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A Life Less Ordinary – Dame Asha Khemka

“Managing 30,000 people and understanding nature’s thrilling power: what makes the award-winning educationalist tick?”

Dame Asha Khemka is chief executive and principal of Vision West Nottinghamshire College in Mansfield, which each year has 30,000 students in further education, training and work-place learning. She came to the UK aged 26 in 1978, unable to speak English with three young children. Thirty-five years later she was awarded a damehood for services to further education. In April 2017, she was named Businesswoman of the Year at the Asian Business Awards Midlands, sponsored by Investec Private Banking.

Where do you go to think?
I’m not the sort of person who would go somewhere quiet to get my thoughts together. I’m always thinking: in the car driving an hour to and from work every day, everywhere. Work is life for me and thinking about everything is a continuous process. I love it.

What are the everyday pleasures that you can’t live without?
I feel better if I have been to the gym before I start my day, because it gives me energy. The more I do, the more energetic I become. I don’t really have any habits – apart from working. But I do drink about a litre-and-a-half of water in the morning. I boil a full kettle, let that cool, and drink it in the time between waking up and leaving the house.

To whom do you look for advice most often?
Not for advice as such, but I do share my thoughts and ideas with my husband or my daughter. Sometimes I might even change my mind based on what they’d say! People ask me for advice – and they don’t always like what I have to say to them, because my usual reply to someone who feels life is not treating them well is to tell them not to put themselves in the position where they allow that to happen.

I had a reputation for being driven, focussed, task-oriented, even ruthless about achieving my expectations – and it was all true

What’s the best thing you’ve done for someone else?
I’m very proud of the work I do for my charity. When I arrived in Mansfield, I noticed a lot of the young people had poverty of aspiration. They needed nurturing and coaching, a different kind of exposure to make them self-confident. So I set up The Inspire and Achieve Foundation that aims to inspire young people to work towards a positive future by helping them improve their behaviour and attitude towards education, employment and volunteering. We put them in situations where they don’t feel threatened – you praise some young people and they are almost hysterical because no one has praised them before. We also encourage them to engage in sporting activities to build self-esteem and self-confidence. I’m very proud of the focussed work we’ve done. As a result, hundreds of young people have moved to a better, more positive place – further education, higher education, work. It’s very gratifying to see that. Also, in my job, at the college, we have made a difference, bit by bit, mainly by showing people what they should expect from themselves. I have played the leading role but the team make things happen. I am a very demanding person and not easy to please, but once people show me they can achieve the high standards we set, I back off and let them get on, to use their own initiative to make their own mistakes and learn from them. By doing that, I have created a great team.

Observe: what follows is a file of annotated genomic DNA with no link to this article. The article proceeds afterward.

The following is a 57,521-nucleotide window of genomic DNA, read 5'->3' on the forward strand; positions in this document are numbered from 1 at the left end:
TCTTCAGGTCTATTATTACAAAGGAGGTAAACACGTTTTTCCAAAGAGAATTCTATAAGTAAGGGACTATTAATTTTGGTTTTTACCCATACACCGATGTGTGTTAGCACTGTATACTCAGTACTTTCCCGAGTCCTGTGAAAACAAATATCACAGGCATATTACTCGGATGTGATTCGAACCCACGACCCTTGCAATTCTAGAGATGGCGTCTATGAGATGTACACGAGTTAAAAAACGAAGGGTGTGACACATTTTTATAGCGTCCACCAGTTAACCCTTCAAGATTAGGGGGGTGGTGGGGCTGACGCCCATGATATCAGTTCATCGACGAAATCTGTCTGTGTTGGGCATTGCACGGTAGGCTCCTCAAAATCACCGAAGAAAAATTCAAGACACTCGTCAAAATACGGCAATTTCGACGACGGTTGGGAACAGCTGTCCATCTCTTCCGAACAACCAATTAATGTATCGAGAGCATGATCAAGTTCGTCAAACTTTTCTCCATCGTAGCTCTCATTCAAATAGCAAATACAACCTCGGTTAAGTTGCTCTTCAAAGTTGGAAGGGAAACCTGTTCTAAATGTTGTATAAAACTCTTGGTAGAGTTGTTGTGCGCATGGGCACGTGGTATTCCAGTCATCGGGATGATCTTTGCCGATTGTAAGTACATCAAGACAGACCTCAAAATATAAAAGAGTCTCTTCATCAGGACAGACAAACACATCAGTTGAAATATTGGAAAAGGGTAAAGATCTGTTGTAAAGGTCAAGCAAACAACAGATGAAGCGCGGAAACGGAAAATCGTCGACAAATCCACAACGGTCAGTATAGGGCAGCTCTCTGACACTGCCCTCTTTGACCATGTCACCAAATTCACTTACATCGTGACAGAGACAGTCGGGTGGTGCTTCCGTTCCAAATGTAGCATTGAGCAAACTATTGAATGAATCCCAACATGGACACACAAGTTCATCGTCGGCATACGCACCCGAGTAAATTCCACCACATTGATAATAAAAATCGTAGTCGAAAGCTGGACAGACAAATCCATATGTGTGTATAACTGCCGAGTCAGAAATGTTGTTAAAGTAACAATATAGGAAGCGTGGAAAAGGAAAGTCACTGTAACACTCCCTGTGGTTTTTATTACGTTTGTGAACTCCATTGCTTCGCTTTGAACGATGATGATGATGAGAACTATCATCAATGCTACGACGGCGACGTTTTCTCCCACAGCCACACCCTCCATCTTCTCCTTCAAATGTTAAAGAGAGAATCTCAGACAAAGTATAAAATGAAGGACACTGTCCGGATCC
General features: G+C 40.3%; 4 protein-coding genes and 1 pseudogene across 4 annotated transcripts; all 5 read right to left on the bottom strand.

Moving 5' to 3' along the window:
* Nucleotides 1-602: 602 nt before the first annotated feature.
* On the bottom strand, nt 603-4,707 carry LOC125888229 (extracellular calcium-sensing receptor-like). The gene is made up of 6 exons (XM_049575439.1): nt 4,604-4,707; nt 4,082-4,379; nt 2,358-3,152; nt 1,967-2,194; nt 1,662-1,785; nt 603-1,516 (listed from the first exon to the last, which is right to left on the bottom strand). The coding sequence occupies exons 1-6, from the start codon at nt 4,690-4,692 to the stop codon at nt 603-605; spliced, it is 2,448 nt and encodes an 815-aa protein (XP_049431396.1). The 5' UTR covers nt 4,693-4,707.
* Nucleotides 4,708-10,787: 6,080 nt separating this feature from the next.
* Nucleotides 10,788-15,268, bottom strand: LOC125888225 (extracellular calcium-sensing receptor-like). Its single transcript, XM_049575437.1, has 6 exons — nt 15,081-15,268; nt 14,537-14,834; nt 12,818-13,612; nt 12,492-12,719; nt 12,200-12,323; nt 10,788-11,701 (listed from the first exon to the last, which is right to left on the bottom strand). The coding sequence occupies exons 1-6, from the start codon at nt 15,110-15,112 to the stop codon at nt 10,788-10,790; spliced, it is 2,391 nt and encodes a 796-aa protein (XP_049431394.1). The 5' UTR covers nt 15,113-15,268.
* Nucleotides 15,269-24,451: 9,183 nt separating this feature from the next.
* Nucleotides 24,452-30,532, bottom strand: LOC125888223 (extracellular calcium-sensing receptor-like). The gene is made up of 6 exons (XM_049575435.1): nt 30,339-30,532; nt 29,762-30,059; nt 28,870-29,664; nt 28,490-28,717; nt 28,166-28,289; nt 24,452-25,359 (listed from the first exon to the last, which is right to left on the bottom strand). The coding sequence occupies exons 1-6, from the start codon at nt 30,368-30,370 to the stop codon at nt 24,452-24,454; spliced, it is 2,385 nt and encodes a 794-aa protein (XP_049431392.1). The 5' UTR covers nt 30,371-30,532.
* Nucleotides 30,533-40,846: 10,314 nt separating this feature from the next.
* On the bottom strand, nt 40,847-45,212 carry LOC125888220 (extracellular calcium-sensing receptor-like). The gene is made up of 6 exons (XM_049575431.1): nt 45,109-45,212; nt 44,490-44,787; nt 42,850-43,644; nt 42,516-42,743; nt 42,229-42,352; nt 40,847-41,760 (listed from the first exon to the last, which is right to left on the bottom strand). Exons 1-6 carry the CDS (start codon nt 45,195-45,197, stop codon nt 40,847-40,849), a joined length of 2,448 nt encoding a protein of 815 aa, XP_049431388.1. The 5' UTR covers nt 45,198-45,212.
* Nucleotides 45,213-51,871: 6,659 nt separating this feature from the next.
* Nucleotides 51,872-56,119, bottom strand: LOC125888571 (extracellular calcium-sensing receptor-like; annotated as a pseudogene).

What’s the best thing anyone’s done for you?
I got married when I was barely 15. It was an arranged marriage and my husband [consultant orthopaedic surgeon Shankar Khemka] was a pre-med student at Nottingham. I came to this country and I didn’t speak English or know anything of the culture. My self-belief has got me to where I am, but my husband has been a rock, supporting and encouraging me. I am indebted to him. My ambition is in my DNA, the way I was brought up, so I have to give credit to my family, too.

Where’s the best place you’ve ever been?
Darjeeling, in the foothills of the Himalayas, where my husband and I took a Jeep trip up Tiger Hill. You get up at the crack of dawn. As the sun started to rise, the rays reflected on the mountains and I could see the magic. The performance of the sunrise as it emerged was mesmerising. I have never experienced anything as breathtaking. That was 20 years ago and it is imprinted in my memory.

What’s the best thing you can cook?
Our family’s staple meal of boiled basmati rice, dhal, dry spinach curry and maybe another vegetable curry, like okra. If I’ve got time to make chapatis, I will. That gets cooked very fast and very well because I am a very good cook.

How do you make yourself happy?
When I’ve done something good at work. I like to be praised and to be the centre of attention. It’s where I perform best. There are times when things don’t go well, so when they do, I’m happy. And my granddaughter makes me absolutely delighted.